Building Your Self-Regulation Toolboxes |

5 min read

This post is part two of a series.

In part one of this series, I shared the first step and tool you can employ to create a robust psychological foundation for yourself: a “Healthy Mind Platter,” based on the work of Dan Siegel.

I hope that the prompts and examples I shared encouraged you to come up with some realistic, practical, and implementable strategies you can use to support your own mental health on a more regular basis.

Below, I’ll detail the second tool to support your emotional regulation abilities: your own personal toolboxes for those times when you find yourself in hyper-arousal or hypo-arousal.

Develop Your Self-Regulation Toolboxes

After we’ve developed our “Healthy Mind Platters” and taken concrete and practical steps to ensure we’re meeting those seven needs on a regular basis, the second part of the work to help us widen our Window of Tolerance and increase our own self-regulation abilities is cultivating and calling upon a wide array of tools when we find ourselves outside of the optimal arousal zone and in the hyper- or hypo-arousal states. (The hyperarousal zone is marked by heightened emotions such as anger, panic, irritability, anxiety, and an overactive fight-or-flight response, and the hypoarousal zone involves shutting down emotionally, experiencing numbness, depression, withdrawal, and reduced physiological activity.)

Developing rich, robust, personalized toolboxes is one way we practice resiliency and rebound when we find ourselves in hyper- or hypo-arousal zones. We do this work by developing practices, habits, tools, and internalized and externalized resources that help soothe, regulate, redirect, and ground ourselves.

I focus heavily in my work with my therapy clients on helping them cultivate wide, diverse, rich, and effective multi-sensory toolboxes of resources they can use to practice resiliency when outside of their Windows of Tolerance. I aim to make sure that these tools are both internal and external in nature (tools you can call upon without external props or relational resources, and tools that do include those things); multi-sensory (they engage all five senses); and invisible and visible (tools you can use at home when no one’s watching, and others you can use in the conference room when your boss is presenting and looking at you).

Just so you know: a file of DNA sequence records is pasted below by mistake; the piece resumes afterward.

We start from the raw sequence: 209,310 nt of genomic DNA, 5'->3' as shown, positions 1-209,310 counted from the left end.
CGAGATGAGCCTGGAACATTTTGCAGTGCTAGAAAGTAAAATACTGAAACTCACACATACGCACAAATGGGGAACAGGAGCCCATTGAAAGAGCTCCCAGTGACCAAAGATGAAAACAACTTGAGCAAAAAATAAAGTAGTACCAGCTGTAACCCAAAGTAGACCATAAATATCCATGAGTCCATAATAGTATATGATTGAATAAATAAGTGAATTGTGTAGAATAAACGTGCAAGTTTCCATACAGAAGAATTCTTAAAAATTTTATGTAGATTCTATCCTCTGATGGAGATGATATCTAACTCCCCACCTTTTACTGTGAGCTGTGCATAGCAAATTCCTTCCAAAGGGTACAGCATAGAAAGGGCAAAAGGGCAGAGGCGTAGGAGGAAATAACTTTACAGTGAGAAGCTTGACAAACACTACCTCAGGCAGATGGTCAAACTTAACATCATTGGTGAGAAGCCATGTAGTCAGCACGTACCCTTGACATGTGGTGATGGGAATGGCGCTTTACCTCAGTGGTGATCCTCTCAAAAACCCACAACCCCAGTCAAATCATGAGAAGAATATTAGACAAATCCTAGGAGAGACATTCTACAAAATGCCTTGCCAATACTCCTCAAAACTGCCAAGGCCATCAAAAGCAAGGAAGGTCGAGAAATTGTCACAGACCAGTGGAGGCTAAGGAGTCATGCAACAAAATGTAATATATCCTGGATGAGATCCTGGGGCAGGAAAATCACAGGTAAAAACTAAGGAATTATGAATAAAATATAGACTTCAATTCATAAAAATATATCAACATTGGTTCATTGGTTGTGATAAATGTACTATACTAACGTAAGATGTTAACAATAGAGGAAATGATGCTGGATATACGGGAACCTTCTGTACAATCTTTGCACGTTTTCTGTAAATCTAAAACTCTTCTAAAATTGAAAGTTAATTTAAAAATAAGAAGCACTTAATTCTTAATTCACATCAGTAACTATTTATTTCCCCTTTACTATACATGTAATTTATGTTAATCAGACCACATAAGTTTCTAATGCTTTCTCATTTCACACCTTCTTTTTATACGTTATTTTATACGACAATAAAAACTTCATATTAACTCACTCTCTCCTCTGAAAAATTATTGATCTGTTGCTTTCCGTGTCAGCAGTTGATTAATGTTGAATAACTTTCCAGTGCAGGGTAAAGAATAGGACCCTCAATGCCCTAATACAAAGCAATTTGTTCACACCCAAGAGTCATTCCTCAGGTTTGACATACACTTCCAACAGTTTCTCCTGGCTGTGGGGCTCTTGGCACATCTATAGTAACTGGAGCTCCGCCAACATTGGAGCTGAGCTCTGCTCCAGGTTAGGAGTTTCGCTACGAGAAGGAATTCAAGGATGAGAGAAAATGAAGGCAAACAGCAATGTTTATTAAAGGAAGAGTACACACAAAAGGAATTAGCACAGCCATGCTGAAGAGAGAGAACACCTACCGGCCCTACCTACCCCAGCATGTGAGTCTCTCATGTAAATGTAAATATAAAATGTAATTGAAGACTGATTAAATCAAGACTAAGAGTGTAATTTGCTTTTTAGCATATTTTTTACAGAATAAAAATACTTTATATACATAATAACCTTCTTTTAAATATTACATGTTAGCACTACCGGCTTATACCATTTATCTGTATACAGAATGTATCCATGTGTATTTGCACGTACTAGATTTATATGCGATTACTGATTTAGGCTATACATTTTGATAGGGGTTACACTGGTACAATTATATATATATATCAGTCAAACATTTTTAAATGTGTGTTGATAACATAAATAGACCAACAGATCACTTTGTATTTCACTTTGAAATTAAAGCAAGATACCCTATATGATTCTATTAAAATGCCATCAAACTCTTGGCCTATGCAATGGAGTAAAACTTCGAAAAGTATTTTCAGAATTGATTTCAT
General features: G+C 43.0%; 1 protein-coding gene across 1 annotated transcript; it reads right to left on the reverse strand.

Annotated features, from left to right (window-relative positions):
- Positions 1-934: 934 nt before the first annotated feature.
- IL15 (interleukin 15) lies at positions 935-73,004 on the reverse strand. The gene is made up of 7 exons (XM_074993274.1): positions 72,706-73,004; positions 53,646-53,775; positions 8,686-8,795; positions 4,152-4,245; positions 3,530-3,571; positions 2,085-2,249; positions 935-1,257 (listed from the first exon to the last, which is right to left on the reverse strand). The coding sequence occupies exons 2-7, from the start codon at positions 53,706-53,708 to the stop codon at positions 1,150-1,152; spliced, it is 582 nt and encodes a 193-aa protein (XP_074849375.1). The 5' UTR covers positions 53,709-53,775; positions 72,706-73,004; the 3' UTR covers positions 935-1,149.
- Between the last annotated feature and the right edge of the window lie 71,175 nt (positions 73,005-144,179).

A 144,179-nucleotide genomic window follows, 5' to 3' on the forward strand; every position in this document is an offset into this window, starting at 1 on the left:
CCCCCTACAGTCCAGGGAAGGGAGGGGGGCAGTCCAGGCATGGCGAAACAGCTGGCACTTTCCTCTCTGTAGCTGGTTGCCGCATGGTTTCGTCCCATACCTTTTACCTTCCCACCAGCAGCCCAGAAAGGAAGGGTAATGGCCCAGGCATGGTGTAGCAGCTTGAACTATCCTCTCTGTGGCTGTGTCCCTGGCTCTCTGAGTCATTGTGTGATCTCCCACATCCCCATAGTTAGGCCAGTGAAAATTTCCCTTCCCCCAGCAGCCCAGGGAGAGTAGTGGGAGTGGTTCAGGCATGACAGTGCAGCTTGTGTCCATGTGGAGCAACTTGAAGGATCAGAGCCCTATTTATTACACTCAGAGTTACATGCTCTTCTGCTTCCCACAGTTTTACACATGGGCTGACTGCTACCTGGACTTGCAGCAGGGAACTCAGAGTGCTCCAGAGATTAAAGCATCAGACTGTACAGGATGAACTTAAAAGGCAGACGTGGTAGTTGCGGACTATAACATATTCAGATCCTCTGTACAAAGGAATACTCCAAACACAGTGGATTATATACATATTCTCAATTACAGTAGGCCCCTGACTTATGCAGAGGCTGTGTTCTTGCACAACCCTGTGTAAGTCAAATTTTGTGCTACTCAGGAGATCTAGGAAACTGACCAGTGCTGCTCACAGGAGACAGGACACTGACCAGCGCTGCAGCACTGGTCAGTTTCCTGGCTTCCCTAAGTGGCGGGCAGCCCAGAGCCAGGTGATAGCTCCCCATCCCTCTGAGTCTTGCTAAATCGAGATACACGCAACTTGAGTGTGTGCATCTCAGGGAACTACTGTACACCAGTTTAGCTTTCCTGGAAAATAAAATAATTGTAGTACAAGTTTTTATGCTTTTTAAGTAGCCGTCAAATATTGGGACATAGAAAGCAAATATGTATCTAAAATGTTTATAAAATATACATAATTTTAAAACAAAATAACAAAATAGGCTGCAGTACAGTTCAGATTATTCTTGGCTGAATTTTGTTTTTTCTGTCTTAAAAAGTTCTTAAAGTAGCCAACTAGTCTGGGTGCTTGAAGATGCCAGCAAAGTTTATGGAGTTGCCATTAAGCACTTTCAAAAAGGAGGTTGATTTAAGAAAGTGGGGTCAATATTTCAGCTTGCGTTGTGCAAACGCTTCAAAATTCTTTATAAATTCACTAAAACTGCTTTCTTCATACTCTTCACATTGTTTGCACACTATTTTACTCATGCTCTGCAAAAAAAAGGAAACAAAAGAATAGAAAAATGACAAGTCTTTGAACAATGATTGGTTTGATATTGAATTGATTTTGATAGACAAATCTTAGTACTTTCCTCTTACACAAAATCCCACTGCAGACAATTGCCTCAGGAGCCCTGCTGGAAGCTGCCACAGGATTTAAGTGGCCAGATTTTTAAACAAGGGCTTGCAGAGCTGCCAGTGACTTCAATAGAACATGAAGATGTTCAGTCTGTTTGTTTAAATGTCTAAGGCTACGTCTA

Here’s an example of a multi-sensory self-regulation toolbox I developed with someone that they can do at home if they’re hyper-aroused and going into panic, anxiety, anger, and irritation:

Multi-Sensory Hyper-Arousal Toolbox:

  • Practice box breathing.
  • Listen to Native American flute music.
  • Put lavender oil on wrists and temples.
  • Hold an ice cube in one hand and let it melt.
  • Look at a photo of someone you love in a happier, more regulated time.

And here are some tools for someone who is prone to hypo-arousal.

Multi-Sensory Hypo-Arousal Toolbox:

  • Take a high-intensity interbal training ride on the Peloton (or do any vigorous exercise).
  • Listen to Rage Against the Machine songs (or any high-energy stimulating music).
  • Smell cinnamon oil or rosemary oil (something sharp and bracing).
  • Chew crunchy, hard food like popcorn.
  • Watch an action movie or action-packed TV series.

Again, all of these tools are designed to “get the brain back online” — in other words, regulated with the prefrontal cortex accessed again — and get back into the Window of Tolerance.

They are tools that strengthen our ability for self-regulation resiliency when we notice we’re outside of the optimal arousal zone.

Building Your Own Multi-Sensory Toolboxes

Take a moment to begin building your own multi-sensory self-regulation toolbox via these prompts:

  • What’s a tool you could use that engages your physical body to dispel excess energy when you’re in hyper-arousal?
  • What’s a tool you could use that engages your physical body to increase energy and blood flow when you’re in hypo-rarousal?
  • What’s a scent that calms you down?
  • What’s a scent that activates you and energizes you?
  • What’s one food you can eat that feels soothing and calming? (Think creamy, cold, sweet, or smooth.)
  • What’s one food you can eat that feels a little more engaging? (Think spicy, crunchy, sharp, or bitter.)
  • What’s a kind of music, or specific song, that just calms you down when you play it?
  • What’s a kind of music, or specific song, that activates you when you hear it?
  • What’s a texture and/or thing you could touch or surround your body with that feels calming and soothing? (Think weighted blankets, soothing lotion, sunshine, or hot tubs.)
  • What’s a texture and/or thing you could touch or surround your body with that feels energizing and activating? (Think cold plunges, being in the rain, or laying in the grass.)

When These Tools May Not Be Enough

If building these kinds of toolboxes and using them seems unattainable, it’s important to recognize that certain factors may necessitate extra support in regulating your nervous system. These factors include a history of relational or unprocessed trauma, a strained marriage triggering attachment wounds, or parenting a child who needs their own therapeutic support in order to reduce household stress.

In these situations, seeking guidance from a qualified mental health professional, such as a child or trauma therapist, or a couples counselor, can be instrumental in improving your emotional regulation and overall well-being at home.

To find a therapist, visit the Psychology Today Therapy Directory.

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